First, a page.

Rainbow v Milton Keynes Council - Employment Tribunal
A school advertised a job vacancy for a teacher. The advertisement stated that it would "suit candidates in the first 5 years of their career". The Claimant, an experienced teacher, who already worked at the school in a different role, applied for the job, but was not considered.
The school's decision was found to be indirectly discriminatory on grounds of age. Its justification defence was based on cost grounds. It failed partly because insufficient evidence had been adduced of the costs consideration. The Tribunal held that a discriminatory practice is unlikely to be justified simply because the alternative was more expensive. But an organisation which can produce evidence showing that it was pursuing a legitimate aim, that it considered alternatives and it could not afford the alternatives without compromising this legitimate aim, may have the basis of a justification defence.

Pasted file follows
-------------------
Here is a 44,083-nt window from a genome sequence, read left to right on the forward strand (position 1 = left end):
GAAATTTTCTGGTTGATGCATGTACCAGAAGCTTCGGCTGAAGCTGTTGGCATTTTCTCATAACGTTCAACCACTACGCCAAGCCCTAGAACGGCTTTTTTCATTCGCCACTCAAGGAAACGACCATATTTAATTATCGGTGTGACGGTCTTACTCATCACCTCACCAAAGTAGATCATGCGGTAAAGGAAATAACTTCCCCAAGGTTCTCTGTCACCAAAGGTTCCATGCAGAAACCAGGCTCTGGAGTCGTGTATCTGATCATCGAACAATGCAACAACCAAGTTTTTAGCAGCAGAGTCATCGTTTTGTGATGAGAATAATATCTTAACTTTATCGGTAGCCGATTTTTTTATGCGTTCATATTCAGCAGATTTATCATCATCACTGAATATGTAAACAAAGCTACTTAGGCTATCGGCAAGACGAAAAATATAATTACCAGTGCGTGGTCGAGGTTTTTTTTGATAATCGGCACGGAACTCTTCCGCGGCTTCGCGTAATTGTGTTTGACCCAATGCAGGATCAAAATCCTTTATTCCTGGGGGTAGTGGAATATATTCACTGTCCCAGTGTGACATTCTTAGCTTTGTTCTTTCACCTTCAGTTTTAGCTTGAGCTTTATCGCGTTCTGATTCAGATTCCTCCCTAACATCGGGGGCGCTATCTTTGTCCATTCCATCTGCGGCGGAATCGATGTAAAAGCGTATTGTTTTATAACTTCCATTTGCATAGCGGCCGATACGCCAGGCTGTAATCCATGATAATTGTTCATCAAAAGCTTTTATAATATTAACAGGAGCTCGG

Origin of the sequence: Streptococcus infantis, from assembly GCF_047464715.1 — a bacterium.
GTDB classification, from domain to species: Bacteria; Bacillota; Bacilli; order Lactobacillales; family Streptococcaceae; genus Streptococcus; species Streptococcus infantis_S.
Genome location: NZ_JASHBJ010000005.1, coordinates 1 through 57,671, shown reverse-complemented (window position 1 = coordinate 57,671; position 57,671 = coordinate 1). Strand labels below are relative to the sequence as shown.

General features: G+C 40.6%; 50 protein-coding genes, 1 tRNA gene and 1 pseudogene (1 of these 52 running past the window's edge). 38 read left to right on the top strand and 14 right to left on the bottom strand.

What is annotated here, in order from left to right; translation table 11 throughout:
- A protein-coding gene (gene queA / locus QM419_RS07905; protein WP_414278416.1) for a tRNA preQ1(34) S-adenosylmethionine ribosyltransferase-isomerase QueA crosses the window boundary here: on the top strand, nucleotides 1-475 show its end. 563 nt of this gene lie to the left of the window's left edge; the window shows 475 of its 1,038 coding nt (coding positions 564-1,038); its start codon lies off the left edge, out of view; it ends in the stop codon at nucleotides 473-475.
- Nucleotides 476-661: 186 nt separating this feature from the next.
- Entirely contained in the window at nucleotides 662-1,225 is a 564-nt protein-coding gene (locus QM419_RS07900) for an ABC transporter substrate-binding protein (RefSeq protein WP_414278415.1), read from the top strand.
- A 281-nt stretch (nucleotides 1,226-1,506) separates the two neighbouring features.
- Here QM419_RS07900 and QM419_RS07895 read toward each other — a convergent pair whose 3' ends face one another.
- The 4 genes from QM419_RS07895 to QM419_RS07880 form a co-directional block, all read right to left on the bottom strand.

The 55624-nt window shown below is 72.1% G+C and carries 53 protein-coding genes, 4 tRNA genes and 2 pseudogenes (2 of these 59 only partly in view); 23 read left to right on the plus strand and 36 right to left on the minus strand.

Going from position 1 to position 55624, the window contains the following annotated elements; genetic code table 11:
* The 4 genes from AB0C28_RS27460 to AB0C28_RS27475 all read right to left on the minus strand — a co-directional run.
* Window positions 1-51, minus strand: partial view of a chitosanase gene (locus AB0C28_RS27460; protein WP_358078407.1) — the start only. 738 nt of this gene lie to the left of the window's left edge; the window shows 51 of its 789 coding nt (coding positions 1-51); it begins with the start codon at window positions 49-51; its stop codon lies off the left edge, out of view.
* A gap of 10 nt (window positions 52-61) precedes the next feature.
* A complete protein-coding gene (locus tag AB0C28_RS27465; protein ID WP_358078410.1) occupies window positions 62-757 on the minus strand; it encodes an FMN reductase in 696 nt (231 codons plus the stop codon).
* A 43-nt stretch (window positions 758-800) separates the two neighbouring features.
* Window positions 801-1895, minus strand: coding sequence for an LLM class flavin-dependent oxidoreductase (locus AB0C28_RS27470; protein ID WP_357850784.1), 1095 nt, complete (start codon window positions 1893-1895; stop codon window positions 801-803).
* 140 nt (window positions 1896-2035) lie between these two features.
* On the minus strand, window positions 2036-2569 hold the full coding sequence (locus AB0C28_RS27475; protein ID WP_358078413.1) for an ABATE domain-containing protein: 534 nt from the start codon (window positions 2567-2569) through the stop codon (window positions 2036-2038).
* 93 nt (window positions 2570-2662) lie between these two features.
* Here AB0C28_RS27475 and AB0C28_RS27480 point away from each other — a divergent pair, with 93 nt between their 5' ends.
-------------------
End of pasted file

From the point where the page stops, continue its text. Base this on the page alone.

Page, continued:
Job advertisements which specify that a minimum number of years' experience is required could be indirectly discriminatory on grounds of age unless the requirement is applied flexibly when short-listing candidates or is otherwise objectively justified. Care should be taken when drafting job advertisements to avoid references to number of years' experience required, wherever possible, and there should always be an explicable rationale for requiring a particular number of years of experience.
In reality, cost is the driving force behind much decision-making for many businesses. Economic factors such as business needs and efficiency may form part of a justification defence, whether direct or indirect. However, this will not be successful unless other alternative measures have been considered first. All decisions should have evidence of the rationale behind them.